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I know the typical response around these parts (except for JanDollar) is to just "live your life and not worry about it" or some similar trope, but after 10 wonderful years with the pouch, I am feeling so blessed right now to have my health after the horrors of colitis and to have a healthy pouch. but i've really been haphazard in my approach to my health. have not watched at all what i eat, etc. fortunately, it hasn't affected me. i haven't had pouchitis or anything...

i know there are no conclusive links between diet/anything and pouchitis/pouch health. but what all is out that there that is suggestive?

is the only thing really that we can do is take probiotics?
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Not sure that there is any one thing that any of us can suggest to make sure that your pouch stays healthy...we all have pouch specific tricks that work for all of us some of the time and for some of us all of the time...
No rules. Pouchers can eat and do anything and live life to the fullest without a thought to their plumbing...others need to think about what they eat or do constantly.
I tend to blend a lot of foods to keep them at a happy texture for my pouch, eat mostly natural stuff, very little 'store bought, pre packaged foods' and live a reasonably healthy life style.
None of that has stopped my pouch from having the occasional bout of pouchitits, blockages and an assortment of little and big problems.
Most times it is fine but some times I want to kill it...
I do take vitamin suppliments and try to clear out my pouch completely at least once a day (lots of fluids, no solids in the mornings until my pouch is totally cleaned out)some people swear by it...I think that it helps to not develop pouchitis. (no medical confirmation here).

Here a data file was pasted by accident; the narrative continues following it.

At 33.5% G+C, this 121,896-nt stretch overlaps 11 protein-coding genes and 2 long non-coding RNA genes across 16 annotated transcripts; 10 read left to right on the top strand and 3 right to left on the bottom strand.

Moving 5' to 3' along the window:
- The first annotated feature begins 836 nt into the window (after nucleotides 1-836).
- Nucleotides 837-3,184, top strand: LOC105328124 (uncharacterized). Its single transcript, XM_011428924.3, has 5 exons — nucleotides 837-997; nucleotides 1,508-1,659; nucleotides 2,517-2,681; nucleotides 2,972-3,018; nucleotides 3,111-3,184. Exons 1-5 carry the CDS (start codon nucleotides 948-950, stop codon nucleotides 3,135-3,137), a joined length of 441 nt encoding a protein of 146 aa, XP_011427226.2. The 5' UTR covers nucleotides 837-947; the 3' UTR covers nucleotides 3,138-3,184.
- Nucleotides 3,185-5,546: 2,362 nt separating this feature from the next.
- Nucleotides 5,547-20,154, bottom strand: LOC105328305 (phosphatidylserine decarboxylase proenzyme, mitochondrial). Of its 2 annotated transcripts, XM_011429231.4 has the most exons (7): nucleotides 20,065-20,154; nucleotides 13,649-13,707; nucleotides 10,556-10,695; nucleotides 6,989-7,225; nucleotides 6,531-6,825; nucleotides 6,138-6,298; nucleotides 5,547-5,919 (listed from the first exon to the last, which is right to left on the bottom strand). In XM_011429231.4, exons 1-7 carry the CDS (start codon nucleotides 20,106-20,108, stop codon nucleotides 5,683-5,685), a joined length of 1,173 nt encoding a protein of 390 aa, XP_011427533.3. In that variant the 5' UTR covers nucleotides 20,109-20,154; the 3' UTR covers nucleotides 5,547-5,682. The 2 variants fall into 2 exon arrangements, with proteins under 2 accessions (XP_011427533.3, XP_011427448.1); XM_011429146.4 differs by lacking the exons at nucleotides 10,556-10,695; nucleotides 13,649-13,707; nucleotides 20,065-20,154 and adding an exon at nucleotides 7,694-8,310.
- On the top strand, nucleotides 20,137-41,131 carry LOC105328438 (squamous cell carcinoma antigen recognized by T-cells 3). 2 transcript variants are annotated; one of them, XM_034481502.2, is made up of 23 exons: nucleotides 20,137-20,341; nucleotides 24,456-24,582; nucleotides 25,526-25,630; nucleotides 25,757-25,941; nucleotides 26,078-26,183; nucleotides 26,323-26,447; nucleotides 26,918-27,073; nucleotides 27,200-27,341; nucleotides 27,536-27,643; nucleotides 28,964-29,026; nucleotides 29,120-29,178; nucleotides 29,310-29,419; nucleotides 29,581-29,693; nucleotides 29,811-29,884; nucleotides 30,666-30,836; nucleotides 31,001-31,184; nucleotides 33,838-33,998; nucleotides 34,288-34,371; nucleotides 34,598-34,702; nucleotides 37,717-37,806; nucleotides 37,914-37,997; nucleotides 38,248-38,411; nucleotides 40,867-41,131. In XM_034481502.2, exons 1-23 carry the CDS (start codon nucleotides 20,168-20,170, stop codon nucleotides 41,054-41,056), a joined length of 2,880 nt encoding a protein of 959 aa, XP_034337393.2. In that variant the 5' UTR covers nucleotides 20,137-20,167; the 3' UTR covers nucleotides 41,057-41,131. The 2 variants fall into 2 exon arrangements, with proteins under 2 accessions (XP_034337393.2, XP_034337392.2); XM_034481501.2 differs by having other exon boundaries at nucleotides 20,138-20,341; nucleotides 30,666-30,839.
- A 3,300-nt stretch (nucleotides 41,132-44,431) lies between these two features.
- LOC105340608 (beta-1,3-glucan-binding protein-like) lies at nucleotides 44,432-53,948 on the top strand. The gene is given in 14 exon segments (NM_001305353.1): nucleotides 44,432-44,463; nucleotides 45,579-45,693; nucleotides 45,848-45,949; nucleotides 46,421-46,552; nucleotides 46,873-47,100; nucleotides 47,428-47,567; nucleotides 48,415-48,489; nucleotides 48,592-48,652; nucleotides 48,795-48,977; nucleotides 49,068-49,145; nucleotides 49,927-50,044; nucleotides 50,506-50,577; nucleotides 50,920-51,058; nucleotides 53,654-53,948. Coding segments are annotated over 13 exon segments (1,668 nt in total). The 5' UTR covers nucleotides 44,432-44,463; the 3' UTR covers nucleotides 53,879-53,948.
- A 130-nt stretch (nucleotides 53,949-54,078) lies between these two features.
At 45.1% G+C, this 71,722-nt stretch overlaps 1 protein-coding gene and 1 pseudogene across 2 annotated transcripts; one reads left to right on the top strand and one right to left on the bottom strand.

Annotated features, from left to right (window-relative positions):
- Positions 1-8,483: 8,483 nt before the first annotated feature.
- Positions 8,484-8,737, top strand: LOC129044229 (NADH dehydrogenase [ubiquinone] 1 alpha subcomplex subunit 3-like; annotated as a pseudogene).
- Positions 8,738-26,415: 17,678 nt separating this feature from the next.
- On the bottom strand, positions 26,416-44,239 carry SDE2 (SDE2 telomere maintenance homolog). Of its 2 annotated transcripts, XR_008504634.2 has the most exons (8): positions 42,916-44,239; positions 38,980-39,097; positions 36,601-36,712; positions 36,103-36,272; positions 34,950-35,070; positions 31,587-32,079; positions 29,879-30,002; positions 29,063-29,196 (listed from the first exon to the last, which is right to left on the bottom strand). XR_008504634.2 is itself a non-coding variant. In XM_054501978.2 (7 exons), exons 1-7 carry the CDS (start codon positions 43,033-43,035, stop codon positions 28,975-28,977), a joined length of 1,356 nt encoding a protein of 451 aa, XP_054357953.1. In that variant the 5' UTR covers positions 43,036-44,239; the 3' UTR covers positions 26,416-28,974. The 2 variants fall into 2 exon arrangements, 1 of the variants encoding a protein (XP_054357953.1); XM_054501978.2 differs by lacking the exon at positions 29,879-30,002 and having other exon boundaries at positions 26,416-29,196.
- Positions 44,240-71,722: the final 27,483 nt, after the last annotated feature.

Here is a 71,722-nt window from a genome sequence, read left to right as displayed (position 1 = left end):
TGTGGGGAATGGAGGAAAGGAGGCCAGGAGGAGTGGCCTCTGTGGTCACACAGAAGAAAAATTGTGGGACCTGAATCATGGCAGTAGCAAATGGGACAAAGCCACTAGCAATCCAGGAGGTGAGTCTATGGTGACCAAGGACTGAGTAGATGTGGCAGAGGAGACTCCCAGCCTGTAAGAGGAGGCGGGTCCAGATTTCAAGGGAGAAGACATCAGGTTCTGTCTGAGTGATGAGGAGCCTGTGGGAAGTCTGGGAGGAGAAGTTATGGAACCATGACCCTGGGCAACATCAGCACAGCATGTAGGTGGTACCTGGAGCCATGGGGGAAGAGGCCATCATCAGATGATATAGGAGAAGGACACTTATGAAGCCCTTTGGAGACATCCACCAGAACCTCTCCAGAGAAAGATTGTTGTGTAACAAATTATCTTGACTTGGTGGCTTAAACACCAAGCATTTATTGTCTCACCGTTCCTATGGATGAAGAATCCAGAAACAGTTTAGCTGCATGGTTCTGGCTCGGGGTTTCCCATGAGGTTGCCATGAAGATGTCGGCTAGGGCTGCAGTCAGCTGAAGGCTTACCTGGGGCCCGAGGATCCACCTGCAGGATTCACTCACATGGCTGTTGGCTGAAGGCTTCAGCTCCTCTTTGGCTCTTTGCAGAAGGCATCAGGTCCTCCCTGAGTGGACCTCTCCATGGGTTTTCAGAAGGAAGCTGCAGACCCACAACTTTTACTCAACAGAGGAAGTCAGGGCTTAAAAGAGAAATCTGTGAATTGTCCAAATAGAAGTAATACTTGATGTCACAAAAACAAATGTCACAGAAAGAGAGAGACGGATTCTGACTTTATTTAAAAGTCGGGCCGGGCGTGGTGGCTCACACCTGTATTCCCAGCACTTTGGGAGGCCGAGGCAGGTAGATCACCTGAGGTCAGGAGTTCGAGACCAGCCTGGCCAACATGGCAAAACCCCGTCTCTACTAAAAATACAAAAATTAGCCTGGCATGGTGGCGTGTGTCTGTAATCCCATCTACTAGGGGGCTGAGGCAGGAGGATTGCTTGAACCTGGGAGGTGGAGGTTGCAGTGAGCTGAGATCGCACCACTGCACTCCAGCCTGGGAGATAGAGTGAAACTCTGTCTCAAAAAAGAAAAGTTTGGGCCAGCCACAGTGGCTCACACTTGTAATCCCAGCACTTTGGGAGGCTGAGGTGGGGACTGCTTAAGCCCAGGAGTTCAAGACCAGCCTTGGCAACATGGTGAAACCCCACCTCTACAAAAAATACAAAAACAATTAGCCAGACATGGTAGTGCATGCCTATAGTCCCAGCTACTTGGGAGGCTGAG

I just hope that you have a problem-free pouch life.
I am only 8 months post take down and I intend to live my life enjoying the foods I like and as drug free as possible.

It is not entirely without problems.. but none of the problems are insurmountable. For me (and only me) I think a positive attitude is key. I do take align once a day and my neurontin
(for my previous neurological issues.)
I too am one of those J-Pouchers who's just enjoying the ride and enjoying life & trying not to worry about it. Like you, I have had a very easy time since my take-down. I eat whatever I want-for the most part-some foods like really spicy stuff I know I will pay the price for in the form of butt-burn but I still eat it. I have had little to no issues but like you I also worry that may be I should be more careful and proactive in an effort to protect what a blessing I have. I take 1 Phillips Colon Health probiotic daily (before bed) and that's it. Just had my bloodwork done & doc said I'm a little low on Vitamin D so I will start to supplement D & Calcium (they seem to go together). Googled Vitamin D deficiency and was surprised to read that there is a relationship between intestinal surgery & deficiencies. Now it's been 4 years since my take-down & this is the 1st time I've been told anything was "out of whack" so I'm not saying there's a direct correlation but it got me thinking that I probably should be supplementing whatever it is that was absorbed by my colon.